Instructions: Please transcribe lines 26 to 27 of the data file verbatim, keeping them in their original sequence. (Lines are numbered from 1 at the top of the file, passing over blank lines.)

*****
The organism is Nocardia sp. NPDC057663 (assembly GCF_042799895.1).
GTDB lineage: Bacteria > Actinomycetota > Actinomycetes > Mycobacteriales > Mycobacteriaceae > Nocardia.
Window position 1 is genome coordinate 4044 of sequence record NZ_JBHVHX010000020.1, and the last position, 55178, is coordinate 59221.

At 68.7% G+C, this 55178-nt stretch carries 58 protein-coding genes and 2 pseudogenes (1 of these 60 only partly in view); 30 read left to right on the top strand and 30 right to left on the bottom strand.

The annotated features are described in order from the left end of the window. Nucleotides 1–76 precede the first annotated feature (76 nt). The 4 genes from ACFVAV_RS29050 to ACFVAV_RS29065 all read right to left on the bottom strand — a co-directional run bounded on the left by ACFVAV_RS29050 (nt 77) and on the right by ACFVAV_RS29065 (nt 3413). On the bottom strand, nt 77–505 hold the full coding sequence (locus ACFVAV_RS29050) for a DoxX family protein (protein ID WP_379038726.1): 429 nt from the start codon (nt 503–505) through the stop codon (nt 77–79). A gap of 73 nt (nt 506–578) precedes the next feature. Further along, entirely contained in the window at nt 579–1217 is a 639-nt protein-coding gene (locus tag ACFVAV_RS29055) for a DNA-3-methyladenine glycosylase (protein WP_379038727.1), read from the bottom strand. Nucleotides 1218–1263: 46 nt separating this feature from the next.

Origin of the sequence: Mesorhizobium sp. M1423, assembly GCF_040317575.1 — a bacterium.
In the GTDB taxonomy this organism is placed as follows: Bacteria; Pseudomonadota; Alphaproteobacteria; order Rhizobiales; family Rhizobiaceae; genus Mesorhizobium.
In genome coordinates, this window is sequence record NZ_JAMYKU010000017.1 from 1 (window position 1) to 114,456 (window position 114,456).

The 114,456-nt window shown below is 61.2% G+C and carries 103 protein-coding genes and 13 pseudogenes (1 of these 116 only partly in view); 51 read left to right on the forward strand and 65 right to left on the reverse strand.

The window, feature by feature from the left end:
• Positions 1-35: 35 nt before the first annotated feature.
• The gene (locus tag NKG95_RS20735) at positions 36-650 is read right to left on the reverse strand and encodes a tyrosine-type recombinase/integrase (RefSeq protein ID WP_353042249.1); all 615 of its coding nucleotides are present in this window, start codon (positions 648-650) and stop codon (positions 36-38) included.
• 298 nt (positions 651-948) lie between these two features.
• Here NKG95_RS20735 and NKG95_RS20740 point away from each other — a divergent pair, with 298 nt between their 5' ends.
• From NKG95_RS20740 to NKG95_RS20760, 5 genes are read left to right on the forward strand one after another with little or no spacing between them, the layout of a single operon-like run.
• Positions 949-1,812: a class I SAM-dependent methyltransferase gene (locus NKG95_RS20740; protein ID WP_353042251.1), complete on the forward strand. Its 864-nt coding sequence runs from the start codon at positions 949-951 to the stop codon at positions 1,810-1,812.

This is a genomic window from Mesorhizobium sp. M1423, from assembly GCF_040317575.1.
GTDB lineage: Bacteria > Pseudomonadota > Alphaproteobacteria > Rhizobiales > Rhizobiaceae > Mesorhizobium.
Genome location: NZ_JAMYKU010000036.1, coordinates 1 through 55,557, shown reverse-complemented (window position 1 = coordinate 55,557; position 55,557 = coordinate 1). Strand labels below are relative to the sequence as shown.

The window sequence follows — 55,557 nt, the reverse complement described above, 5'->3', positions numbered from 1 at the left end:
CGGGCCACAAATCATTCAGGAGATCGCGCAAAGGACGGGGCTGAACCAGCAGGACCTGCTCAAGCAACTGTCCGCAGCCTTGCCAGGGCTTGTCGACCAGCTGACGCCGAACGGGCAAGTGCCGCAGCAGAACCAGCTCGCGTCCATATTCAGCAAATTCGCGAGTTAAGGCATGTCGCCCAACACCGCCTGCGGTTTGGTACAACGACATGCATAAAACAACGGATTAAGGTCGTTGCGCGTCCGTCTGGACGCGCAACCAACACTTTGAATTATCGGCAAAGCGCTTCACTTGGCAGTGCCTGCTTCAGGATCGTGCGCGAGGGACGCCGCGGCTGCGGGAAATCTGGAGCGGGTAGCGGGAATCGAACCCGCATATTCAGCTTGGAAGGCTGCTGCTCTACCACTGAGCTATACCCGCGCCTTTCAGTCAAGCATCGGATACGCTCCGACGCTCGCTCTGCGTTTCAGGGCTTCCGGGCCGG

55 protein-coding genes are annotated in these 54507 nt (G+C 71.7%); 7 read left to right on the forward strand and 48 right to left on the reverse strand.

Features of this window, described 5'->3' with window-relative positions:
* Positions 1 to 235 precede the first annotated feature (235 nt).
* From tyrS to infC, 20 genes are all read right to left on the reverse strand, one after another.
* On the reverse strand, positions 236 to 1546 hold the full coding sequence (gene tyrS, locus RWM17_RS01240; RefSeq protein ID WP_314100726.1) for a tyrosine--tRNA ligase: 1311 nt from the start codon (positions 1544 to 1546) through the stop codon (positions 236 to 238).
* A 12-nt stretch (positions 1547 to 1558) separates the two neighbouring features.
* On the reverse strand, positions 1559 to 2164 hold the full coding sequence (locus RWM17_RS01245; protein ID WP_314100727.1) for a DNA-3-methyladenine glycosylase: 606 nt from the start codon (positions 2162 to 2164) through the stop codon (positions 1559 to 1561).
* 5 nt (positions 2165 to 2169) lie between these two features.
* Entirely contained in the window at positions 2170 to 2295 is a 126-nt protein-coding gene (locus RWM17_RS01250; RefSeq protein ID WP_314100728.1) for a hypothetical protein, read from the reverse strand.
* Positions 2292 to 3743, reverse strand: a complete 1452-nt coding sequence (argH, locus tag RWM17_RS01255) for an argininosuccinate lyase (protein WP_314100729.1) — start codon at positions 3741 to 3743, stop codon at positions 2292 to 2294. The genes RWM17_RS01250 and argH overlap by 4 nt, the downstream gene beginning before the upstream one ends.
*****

* On the reverse strand, positions 236 to 1546 hold the full coding sequence (gene tyrS, locus RWM17_RS01240; RefSeq protein ID WP_314100726.1) for a tyrosine--tRNA ligase: 1311 nt from the start codon (positions 1544 to 1546) through the stop codon (positions 236 to 238).
* A 12-nt stretch (positions 1547 to 1558) separates the two neighbouring features.